cd coverHal Aqua and the Lost Tribe / Lost and Found. Hal Aqua, a Denver, CO-based graphic artist, has been making Jewish music for decades. Unlike many klez-revival bands, he has appeared less interest in returning to wedding sounds of yesteryear and much more interesting in playing a wide variety of Jewish music. With his latest band, the Lost Tribe, he takes things farther, often setting familiar songs back and forth to familiar-sounding melodies from rap to reggae. He also accomplishes the opposite, as on using strains from "Mezinkes Wedding" to backdrop Bob Dylan's "Subterranean Homesick Blues." The repertoire covers the Jewish gamut and I really like it. You can get your own copy from cdbaby.com.

cd coverBart Weisman Klezmer Swing Group. A gentle and pleasant recording of klezmer and Yiddish Theatre songs set to pleasant, easy-listening jazz, this is very pleasant sunny afternoon simkhe music. Songs include not just Jewish, but also swing classics such as "When you wish upon a star" and "It don't mean a thing." Listen to samples and get your copy from cdbaby.com

Interesting new "post"-Sephardic ensemble from the UK coming to Brooklyn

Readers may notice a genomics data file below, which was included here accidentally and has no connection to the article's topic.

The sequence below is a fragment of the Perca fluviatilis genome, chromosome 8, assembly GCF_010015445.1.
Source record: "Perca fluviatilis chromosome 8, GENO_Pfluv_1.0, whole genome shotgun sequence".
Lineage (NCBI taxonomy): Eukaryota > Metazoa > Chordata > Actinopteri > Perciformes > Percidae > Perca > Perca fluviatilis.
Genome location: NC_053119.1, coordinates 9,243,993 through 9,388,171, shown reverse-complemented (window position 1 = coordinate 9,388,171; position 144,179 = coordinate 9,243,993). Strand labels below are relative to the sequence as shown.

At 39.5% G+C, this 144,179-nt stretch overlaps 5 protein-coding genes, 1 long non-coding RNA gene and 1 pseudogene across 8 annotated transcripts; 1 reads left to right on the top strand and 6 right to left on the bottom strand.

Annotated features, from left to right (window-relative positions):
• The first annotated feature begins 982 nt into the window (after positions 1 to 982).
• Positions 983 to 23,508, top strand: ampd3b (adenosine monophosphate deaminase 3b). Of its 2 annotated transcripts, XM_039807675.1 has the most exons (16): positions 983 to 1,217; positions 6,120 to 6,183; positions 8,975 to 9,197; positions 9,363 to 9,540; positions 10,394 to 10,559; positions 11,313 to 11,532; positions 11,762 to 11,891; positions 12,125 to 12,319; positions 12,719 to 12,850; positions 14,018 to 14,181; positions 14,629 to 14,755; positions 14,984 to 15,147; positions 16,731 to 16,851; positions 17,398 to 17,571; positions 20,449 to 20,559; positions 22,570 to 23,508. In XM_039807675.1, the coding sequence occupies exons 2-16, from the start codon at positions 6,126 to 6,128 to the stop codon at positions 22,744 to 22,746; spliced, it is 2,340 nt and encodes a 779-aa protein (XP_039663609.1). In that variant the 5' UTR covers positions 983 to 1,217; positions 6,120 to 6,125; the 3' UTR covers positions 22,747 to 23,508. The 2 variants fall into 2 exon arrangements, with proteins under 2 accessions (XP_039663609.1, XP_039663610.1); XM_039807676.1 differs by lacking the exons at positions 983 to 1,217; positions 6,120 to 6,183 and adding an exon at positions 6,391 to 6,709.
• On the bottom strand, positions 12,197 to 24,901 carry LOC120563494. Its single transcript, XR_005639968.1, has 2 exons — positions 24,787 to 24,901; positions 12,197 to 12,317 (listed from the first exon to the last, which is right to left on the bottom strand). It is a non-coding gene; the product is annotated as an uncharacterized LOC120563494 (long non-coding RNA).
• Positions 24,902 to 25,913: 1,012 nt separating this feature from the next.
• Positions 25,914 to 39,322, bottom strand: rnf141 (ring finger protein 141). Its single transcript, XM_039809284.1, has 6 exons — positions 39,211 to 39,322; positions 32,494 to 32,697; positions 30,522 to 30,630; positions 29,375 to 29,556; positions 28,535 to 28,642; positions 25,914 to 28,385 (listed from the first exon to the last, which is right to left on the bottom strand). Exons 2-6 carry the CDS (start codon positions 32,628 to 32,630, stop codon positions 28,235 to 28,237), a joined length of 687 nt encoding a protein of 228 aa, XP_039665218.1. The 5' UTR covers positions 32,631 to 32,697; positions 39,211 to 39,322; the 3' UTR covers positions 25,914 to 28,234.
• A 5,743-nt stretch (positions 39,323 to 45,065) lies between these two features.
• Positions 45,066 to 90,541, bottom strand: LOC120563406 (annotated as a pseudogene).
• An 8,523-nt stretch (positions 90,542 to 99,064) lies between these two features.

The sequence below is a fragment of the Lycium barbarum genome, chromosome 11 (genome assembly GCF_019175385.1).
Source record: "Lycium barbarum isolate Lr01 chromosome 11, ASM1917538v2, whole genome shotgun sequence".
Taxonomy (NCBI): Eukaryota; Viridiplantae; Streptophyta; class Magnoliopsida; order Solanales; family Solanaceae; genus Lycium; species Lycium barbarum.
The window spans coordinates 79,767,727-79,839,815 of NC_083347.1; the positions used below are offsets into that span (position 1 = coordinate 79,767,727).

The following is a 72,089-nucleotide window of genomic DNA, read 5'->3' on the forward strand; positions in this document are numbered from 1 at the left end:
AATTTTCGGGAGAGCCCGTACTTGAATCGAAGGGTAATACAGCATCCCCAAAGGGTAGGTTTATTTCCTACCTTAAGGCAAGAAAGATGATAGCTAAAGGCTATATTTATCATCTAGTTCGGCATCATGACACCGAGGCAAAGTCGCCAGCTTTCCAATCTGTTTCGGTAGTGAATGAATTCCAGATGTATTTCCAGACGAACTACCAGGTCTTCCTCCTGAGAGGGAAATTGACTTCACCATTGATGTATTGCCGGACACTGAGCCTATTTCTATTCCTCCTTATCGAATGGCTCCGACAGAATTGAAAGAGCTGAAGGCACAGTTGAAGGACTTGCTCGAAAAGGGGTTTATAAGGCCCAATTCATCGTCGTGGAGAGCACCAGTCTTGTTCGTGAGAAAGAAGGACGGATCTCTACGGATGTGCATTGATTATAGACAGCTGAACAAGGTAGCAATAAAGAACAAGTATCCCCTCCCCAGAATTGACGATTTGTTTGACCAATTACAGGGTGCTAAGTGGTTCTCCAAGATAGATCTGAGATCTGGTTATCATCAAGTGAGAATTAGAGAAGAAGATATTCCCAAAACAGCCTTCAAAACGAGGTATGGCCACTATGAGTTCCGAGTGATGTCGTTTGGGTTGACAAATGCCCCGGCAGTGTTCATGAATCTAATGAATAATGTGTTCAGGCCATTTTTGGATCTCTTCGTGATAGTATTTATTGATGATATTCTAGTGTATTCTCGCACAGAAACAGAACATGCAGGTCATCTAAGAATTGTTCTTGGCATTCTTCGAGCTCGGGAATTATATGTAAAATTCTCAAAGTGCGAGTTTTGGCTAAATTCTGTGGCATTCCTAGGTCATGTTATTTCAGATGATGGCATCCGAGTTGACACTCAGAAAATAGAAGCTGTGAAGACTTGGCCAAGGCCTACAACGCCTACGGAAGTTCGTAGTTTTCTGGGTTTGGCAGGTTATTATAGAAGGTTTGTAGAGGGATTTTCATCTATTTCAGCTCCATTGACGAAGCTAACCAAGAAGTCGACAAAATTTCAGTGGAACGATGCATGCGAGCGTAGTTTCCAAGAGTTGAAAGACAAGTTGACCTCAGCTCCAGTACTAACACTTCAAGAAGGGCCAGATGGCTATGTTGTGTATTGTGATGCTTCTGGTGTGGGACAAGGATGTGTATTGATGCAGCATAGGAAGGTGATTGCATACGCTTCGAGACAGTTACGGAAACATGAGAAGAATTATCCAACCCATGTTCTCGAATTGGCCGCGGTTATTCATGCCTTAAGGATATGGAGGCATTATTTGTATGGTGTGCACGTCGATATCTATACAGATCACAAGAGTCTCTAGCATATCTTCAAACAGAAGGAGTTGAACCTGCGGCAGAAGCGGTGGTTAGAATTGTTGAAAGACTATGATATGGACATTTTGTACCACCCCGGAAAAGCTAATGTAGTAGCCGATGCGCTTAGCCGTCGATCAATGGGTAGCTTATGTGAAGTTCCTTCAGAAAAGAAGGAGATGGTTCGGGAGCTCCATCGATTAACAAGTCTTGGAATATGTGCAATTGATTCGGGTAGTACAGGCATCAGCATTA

I've been listening to the free "double EP" by this new ensemble with considerable interest. I'm not sure how to categorize it—obviously influenced by Balkan music, in general, and by modern electronica. Joe Sepharad sez, "check it out!"

I enclose a link to a new project The Sefiroth Ensemble. The group performs contemporary interpretations of traditional Sephardic music and we have just released a double-EP which available for free download here:


We will be performing at the Sephardic Music Festival in Brooklyn, NY this coming December so I am hoping to build a listenership in advance of our coming to the US.

Nick Roth, Artistic Director, Sefiroth Ensemble, London
E-mail Sefiroth.

May 12, 2012

חוויות לג בעומר במירון Meron Sketches

Getting more into the current holiday spirit, Moussa Berlin sends the following from Lag B'Omer celebrations past at Meron, in Israel.

אוסף סקיצות מחגיגות לג בעומר במירון על רקע נגינתו של משה (מוסא) ברלין

Meron celebrations sketches with Moussa Berlin playing at background